NOTE: This post is a response to a blog a friend of mine posted titled, “God is more than just love.” You can read his post for yourself here: http://agreaterpassion.blogspot.com/2014/09/god-is-more-than-just-love.html The reason I’m posting this is for two reasons: 1. My response is too long to place on his blog or Facebook. 2. I realized through writing my response I ended up tying out the core of my beliefs. I thought many would be encouraged.
How can God be more than who He is? John, who was closer to Jesus than any of the apostles wrote, “The one who does not love does not know God, for God is love.” (1 John 4:8, emphasis added) John states that this is how God defines Himself. There is no other attribute in the Bible by which He is defined. The Son even makes this perfectly clear to us by laying down His life for us, while we were yet sinners. The attributes you named are not separate from His love, rather they are expressions of it. Just as you as a father display your love for your children in many ways, love (though ours is often imperfect) is the motive. Even God’s anger and hatred are motived by love. His anger and hatred are not directed at people but at that which hurts and destroys them. Just as you as a father would smash a black widow that built a web in your child’s room. You’d hate that black widow because of the danger she poses to your child. There is not a single ounce of hatred towards your child, only love. If you saw your child playing with the spider’s web you may yell and yank your child away, but again, your motive is love.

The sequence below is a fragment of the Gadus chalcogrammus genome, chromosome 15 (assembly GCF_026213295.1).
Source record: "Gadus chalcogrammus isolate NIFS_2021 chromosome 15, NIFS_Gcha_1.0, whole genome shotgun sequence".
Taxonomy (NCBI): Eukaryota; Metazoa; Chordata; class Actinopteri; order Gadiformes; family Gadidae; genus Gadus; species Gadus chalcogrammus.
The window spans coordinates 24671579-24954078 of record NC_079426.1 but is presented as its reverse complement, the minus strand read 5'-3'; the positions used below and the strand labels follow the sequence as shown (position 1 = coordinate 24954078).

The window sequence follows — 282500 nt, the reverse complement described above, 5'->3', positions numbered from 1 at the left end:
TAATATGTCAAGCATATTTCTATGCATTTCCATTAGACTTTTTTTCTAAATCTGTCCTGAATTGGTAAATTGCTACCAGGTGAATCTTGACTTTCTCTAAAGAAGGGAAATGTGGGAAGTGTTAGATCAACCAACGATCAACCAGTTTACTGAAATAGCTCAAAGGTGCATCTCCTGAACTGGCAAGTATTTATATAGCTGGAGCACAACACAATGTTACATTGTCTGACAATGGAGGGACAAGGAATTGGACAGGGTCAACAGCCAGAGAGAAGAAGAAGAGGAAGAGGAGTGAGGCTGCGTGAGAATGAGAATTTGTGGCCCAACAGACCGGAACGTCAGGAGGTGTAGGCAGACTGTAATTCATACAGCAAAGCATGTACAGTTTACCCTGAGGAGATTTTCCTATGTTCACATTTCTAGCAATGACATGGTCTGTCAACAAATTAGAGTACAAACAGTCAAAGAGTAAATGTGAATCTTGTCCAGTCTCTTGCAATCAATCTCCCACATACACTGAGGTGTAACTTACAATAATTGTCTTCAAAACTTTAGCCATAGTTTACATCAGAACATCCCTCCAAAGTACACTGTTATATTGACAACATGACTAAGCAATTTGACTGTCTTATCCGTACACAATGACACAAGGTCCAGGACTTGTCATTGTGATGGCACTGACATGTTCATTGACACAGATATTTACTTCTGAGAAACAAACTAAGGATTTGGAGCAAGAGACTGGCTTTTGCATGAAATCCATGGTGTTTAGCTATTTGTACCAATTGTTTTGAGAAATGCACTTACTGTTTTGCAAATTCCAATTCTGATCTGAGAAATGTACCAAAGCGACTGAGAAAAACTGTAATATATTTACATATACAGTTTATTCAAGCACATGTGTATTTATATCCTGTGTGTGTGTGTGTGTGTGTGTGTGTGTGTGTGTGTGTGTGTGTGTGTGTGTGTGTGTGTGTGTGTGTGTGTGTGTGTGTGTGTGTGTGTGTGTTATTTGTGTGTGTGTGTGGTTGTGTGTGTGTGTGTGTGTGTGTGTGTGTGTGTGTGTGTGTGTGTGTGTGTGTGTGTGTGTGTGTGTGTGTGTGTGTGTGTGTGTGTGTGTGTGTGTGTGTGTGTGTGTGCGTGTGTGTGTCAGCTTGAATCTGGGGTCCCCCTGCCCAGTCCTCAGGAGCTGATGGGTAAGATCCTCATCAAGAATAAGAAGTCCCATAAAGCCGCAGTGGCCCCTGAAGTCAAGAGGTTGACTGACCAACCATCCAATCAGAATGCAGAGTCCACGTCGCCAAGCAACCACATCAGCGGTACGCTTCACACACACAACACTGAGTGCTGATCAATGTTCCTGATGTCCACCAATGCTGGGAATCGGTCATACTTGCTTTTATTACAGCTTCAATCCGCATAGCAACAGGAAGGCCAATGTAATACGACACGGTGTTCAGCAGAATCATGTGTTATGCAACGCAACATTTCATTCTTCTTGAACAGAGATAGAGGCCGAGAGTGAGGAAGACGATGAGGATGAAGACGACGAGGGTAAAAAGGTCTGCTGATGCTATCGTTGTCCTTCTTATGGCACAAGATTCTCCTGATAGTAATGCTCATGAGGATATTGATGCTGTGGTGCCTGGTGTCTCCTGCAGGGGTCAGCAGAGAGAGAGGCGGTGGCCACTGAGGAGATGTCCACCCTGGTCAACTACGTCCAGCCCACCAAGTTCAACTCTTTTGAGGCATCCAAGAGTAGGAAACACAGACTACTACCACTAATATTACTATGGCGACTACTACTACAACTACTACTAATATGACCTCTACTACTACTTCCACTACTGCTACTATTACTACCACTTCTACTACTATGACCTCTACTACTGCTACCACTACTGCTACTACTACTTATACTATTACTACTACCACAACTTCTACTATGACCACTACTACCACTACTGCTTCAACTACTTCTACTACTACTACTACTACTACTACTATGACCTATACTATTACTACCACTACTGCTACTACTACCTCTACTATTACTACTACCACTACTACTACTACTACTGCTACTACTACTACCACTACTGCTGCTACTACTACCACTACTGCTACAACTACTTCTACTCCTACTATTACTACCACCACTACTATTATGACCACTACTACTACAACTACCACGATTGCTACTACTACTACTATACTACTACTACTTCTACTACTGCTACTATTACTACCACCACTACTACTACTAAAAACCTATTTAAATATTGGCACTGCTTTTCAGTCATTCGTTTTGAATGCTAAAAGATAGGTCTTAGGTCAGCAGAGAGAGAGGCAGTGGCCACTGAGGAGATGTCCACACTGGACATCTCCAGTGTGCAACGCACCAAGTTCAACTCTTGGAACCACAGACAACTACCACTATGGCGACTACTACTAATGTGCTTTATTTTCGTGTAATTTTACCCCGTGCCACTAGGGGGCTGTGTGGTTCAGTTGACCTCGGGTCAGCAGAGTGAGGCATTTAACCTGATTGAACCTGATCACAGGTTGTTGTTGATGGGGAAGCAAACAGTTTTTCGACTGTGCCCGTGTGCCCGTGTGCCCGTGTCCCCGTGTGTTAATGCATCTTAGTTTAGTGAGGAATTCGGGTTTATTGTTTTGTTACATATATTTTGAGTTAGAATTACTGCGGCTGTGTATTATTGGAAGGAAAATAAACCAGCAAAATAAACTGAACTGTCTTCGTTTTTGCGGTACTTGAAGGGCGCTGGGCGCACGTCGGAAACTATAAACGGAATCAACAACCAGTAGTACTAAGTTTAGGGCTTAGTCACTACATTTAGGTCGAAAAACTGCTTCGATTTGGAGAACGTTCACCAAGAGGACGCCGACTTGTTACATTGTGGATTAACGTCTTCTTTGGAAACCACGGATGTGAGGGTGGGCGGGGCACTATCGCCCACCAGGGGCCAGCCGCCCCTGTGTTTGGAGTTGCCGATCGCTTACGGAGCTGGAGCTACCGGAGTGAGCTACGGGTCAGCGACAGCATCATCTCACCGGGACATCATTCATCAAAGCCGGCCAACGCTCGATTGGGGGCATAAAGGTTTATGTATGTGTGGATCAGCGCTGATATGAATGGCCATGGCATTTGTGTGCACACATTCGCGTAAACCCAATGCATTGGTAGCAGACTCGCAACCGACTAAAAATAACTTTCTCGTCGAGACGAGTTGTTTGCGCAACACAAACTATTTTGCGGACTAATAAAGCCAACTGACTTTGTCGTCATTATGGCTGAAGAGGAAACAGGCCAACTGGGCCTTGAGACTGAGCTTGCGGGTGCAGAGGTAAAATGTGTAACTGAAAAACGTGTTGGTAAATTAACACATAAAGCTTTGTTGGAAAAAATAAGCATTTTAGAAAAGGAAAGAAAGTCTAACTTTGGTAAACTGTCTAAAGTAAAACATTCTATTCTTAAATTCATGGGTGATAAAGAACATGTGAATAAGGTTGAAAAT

You stated that the problem is, “we often project our image of who God is by using a few verses and making that into a glorification of our own personal ideals, or even ourselves.” The problem is, if this is being applied to the belief that God is love there are more than a few verses that put this on display, there is Jesus Christ. Jesus said if we’ve seen Him we’ve seen the Father and then He went and died for a world full of sinners. Paul even wrote that, “one will hardly die for a righteous man…” Paul refutes the idea that believing that God is love is a reflection of our own nature and creating a God in our own image because in and of ourselves we are NOT loving. This goes against our old nature. We are an “eye for an eye” people and we naturally like a god like that. Yet Jesus asked of us to love our enemies. He asked us to be like Him, who died for His enemies, a reflection of a God who is love. He actually asked of us something that is impossible apart from Him, because it is not in our old nature to love. That’s why this belief of God being love strikes such a cord (negative and positive) in so many people. Our human minds can’t comprehend a God like that. So we like to humanize Him by separating His love from His expressions of it and make them into separate attributes. But I venture to say that those who accuse people who believe God is love is the very definition of who He is are picking and choosing verses they like and neglecting the others, are strangely doing that very thing themselves. Instead of glossing over verses that talk about the love of God, how about really taking a hard look at Jesus. Why is it the highest command Jesus gave us was to love God and love one another? He even said that that’s how they’ll know we’re His followers. Why did Jesus say that by our love for one another is how they’ll know we’re His followers? He didn’t speak of one other way the world will see God among us. Why is that? If God can be seen through all these other attributes, why is Jesus so hung up on this love thing?